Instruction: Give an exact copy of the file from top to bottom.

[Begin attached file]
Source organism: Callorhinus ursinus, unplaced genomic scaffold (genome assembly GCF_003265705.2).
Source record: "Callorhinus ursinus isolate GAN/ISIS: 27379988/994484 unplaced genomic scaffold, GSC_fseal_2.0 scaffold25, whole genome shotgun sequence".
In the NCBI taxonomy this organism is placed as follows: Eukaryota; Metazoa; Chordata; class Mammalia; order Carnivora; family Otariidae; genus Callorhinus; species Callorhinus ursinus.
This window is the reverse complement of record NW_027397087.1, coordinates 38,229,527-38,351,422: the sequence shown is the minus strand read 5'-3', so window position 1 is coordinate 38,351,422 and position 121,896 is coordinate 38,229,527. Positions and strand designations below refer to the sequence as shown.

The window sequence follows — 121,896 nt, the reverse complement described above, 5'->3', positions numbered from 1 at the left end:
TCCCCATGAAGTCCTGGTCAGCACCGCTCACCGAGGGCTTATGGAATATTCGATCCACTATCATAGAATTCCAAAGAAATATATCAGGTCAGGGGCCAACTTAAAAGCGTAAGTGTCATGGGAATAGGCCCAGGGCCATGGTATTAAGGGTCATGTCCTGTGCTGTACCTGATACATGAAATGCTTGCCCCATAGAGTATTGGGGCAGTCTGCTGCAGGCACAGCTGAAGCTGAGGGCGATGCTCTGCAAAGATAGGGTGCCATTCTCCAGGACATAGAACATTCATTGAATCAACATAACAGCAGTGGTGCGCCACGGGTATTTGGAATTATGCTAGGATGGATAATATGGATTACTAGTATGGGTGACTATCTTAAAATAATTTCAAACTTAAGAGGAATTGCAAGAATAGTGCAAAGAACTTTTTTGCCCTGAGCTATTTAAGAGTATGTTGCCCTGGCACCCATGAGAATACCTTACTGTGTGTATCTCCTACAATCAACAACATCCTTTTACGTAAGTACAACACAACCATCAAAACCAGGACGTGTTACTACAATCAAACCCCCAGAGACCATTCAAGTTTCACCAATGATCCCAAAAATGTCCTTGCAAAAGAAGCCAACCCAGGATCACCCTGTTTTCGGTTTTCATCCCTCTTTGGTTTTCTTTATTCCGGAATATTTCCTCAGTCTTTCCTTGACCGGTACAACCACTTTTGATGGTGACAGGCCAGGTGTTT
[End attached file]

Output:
Source organism: Callorhinus ursinus, unplaced genomic scaffold (genome assembly GCF_003265705.2).
Source record: "Callorhinus ursinus isolate GAN/ISIS: 27379988/994484 unplaced genomic scaffold, GSC_fseal_2.0 scaffold25, whole genome shotgun sequence".
In the NCBI taxonomy this organism is placed as follows: Eukaryota; Metazoa; Chordata; class Mammalia; order Carnivora; family Otariidae; genus Callorhinus; species Callorhinus ursinus.
This window is the reverse complement of record NW_027397087.1, coordinates 38,229,527-38,351,422: the sequence shown is the minus strand read 5'-3', so window position 1 is coordinate 38,351,422 and position 121,896 is coordinate 38,229,527. Positions and strand designations below refer to the sequence as shown.

The window sequence follows — 121,896 nt, the reverse complement described above, 5'->3', positions numbered from 1 at the left end:
TCCCCATGAAGTCCTGGTCAGCACCGCTCACCGAGGGCTTATGGAATATTCGATCCACTATCATAGAATTCCAAAGAAATATATCAGGTCAGGGGCCAACTTAAAAGCGTAAGTGTCATGGGAATAGGCCCAGGGCCATGGTATTAAGGGTCATGTCCTGTGCTGTACCTGATACATGAAATGCTTGCCCCATAGAGTATTGGGGCAGTCTGCTGCAGGCACAGCTGAAGCTGAGGGCGATGCTCTGCAAAGATAGGGTGCCATTCTCCAGGACATAGAACATTCATTGAATCAACATAACAGCAGTGGTGCGCCACGGGTATTTGGAATTATGCTAGGATGGATAATATGGATTACTAGTATGGGTGACTATCTTAAAATAATTTCAAACTTAAGAGGAATTGCAAGAATAGTGCAAAGAACTTTTTTGCCCTGAGCTATTTAAGAGTATGTTGCCCTGGCACCCATGAGAATACCTTACTGTGTGTATCTCCTACAATCAACAACATCCTTTTACGTAAGTACAACACAACCATCAAAACCAGGACGTGTTACTACAATCAAACCCCCAGAGACCATTCAAGTTTCACCAATGATCCCAAAAATGTCCTTGCAAAAGAAGCCAACCCAGGATCACCCTGTTTTCGGTTTTCATCCCTCTTTGGTTTTCTTTATTCCGGAATATTTCCTCAGTCTTTCCTTGACCGGTACAACCACTTTTGATGGTGACAGGCCAGGTGTTT